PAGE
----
Frame in frame

This concept has been adopted by photographers from artists who use some kind of “frame” within common boundaries to further isolate the subject. The frame can be a door, window, mirror, arch, etc. The main thing in this technique is the clear lines and shape of the frame and a clear focus. Thanks to this technique, you will immediately direct the viewer’s attention in the right direction.

Blur the background

You can blur the foreground or background in a photo. This optical property can enhance the composition of images, isolating the main subject. Blur is achieved at the expense of depth of field, which in turn depends on aperture, focal length and distance from the subject to the lens. Mastering this skill is extremely important in order to create truly interesting photographs. A wide aperture (f / 1.4 to f / 2.8) effectively reduces depth of field, as do lenses with longer focal lengths.

Paying attention to details

As in all other areas of life, the smallest details in photography need to be paid attention to and emphasized correctly. Every detail of the photo has its own meaning. A photo of a flower will look very different when the viewer sees the dew drops playing with the petal pattern. When working on a portrait, use lighting to bring out laugh lines and expressive features. The character display gives very interesting portraits. If you think about it, it is the small details of objects and people that lurk beneath the surface, but tell their story of a moment immortalized in photography.

Rule of thirds

Another illustration and drawing technique that a photographer needs to master. The rule of thirds divides the canvas or frame into three vertical and three horizontal sections. The four intersections of these lines are key points. Studies have shown that the human eye looks exactly at these points when it first looks at a painting or photograph. Thus, by placing the main elements at the intersection, you enhance the dynamics of the photo. Look at the photo above and imagine how uninteresting the photo would be if the girl were placed strictly in the center of the photo. The background would not be part of the composition and the cunning on the girl’s face would not be enhanced by the understanding of what is in the background (perhaps a carnival?)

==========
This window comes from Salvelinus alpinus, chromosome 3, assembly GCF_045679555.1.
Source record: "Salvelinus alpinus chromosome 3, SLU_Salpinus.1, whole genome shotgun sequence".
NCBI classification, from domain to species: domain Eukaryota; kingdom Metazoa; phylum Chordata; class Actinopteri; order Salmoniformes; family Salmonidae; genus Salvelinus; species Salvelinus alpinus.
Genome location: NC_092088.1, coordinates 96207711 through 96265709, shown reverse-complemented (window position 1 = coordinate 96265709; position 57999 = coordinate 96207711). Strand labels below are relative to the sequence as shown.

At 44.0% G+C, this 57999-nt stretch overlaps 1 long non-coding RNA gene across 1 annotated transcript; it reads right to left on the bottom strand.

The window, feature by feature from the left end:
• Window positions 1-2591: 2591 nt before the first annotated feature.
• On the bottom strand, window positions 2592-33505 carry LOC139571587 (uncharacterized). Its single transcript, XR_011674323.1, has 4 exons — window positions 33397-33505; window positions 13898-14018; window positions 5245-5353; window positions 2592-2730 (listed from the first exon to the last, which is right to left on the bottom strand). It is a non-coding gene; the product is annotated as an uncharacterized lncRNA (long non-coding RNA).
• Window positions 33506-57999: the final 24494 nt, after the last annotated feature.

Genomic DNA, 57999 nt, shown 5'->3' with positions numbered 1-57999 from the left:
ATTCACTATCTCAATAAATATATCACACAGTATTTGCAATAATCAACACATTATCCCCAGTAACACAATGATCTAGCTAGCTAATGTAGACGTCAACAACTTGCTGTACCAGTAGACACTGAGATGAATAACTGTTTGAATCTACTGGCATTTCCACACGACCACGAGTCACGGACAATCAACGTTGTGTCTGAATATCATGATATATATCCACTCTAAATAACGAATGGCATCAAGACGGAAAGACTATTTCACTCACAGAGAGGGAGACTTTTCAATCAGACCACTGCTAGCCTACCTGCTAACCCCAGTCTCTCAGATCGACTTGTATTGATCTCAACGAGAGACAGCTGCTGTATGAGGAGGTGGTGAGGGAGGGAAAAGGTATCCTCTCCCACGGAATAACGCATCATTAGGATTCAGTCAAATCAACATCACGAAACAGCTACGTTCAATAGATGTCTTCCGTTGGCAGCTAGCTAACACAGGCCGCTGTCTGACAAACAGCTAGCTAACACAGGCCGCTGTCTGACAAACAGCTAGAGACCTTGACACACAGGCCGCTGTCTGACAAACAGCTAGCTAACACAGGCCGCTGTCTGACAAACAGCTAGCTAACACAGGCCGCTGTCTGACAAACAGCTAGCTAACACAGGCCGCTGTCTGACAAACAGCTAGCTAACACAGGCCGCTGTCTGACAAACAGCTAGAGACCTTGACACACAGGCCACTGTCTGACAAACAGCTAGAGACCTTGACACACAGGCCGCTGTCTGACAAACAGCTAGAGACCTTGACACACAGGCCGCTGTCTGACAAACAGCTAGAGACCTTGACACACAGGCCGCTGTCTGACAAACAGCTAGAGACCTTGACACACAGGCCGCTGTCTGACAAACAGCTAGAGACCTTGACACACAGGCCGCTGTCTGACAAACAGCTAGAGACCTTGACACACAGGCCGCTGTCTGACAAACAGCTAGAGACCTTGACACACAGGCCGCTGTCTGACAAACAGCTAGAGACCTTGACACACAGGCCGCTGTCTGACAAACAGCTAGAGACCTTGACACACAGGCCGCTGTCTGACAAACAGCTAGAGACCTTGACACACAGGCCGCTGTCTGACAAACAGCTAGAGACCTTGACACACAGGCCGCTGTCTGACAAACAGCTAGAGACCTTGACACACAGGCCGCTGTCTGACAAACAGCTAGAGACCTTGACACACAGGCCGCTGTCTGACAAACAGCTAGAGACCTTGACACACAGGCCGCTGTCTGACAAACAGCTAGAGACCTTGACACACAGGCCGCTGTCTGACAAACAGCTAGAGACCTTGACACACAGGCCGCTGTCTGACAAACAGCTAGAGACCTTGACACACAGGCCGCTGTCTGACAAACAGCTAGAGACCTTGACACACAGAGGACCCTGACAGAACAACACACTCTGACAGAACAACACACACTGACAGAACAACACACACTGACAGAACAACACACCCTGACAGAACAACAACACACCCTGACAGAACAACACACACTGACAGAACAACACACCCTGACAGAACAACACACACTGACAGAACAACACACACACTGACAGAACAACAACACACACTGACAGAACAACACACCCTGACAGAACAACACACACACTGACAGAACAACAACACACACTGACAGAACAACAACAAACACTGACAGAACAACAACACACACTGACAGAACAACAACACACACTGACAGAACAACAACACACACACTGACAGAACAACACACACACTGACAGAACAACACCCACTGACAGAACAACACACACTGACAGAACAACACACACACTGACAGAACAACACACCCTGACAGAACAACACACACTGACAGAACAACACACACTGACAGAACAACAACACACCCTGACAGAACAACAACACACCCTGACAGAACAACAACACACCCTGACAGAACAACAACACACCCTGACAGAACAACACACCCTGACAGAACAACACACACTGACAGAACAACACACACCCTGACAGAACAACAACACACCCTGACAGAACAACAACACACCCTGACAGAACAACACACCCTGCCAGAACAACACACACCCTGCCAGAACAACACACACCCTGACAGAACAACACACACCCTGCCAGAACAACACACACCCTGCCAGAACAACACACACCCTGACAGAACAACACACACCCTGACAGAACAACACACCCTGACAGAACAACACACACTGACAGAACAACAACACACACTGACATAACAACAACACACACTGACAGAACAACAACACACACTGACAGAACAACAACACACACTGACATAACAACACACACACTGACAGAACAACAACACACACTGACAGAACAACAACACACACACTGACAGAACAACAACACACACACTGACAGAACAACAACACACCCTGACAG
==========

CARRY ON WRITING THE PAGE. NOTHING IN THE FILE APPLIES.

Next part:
One of the beauties of digital photography is the relative ease of post-processing that used to be done in a dark room. With Photoshop, you can easily crop your image for the best aesthetic effect. Cropping is the process of rearranging the frame of a photograph in order to improve the composition. We’ve all seen (and possibly taken) photographs with unnecessary objects at the edges of the frame. By cropping the photo, you can get rid of these unnecessary elements. In the photo above, there was too much headroom in the original, and another photographer was in the frame. By cropping the photo, we increased the focus on family and removed the photographer, while leaving enough background to inform the viewer of the location where the photo was taken.

Features of perspective

Perspective is how the photographer sees objects through the placement of the camera. For example, the same subject will look different if photographed at eye level, from above and from the ground. By changing perspective, the photographer changes the position of the horizon and influences the viewer’s perception of the landscape. For example, if you take a full-length photo of a person from ground level, it will appear much more formidable, powerful and larger than when shooting from normal eye level. Another way to change perspective is to use camera positions that are atypical for the human eye. A bird’s eye view or very high angles change the dynamics of your composition.

Choose simplicity

The concept of “less is more” works effectively in everything, and photography is no exception. Overly complicated composition of a photograph presents the same problem as complex, cluttered sentences – they make it difficult to understand and appreciate the idea. Simplicity in this context does not mean oversimplification, but the absence of unnecessary and unnecessary elements. Creating uncluttered, clear compositions makes it easier to grasp the idea in photography.

PS: Soon we will publish a series of video tutorials on composition 🙂